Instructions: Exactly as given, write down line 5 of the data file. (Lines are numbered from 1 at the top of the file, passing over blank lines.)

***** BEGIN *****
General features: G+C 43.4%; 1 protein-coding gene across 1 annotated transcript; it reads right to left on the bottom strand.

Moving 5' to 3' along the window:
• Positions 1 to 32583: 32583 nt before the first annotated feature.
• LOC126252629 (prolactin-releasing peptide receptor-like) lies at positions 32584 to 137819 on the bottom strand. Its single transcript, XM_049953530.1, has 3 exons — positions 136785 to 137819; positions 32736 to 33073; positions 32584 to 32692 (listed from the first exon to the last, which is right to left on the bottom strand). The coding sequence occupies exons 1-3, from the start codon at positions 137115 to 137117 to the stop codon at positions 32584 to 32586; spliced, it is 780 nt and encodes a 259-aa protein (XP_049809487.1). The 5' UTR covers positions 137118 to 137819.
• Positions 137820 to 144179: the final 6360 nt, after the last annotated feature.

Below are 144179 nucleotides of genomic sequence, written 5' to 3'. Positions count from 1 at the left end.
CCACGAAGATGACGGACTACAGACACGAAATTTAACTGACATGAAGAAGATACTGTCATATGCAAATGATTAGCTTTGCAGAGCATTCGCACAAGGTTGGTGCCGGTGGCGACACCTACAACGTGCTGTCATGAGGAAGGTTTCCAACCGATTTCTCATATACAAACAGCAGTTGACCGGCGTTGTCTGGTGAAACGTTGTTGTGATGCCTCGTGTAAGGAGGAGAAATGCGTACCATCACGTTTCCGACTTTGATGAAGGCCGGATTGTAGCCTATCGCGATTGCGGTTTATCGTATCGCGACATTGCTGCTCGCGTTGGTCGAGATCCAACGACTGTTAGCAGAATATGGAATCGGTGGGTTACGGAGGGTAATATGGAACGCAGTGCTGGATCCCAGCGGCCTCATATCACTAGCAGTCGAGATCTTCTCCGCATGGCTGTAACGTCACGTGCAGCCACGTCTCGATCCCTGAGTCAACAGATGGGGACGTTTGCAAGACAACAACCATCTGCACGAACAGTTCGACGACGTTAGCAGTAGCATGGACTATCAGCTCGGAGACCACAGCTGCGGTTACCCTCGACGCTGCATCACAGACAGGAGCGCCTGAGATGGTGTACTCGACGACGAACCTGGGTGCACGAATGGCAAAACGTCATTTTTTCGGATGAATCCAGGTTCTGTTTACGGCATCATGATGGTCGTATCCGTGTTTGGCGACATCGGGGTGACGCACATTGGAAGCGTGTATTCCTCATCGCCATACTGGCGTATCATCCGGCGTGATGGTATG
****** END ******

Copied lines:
• Positions 137820 to 144179: the final 6360 nt, after the last annotated feature.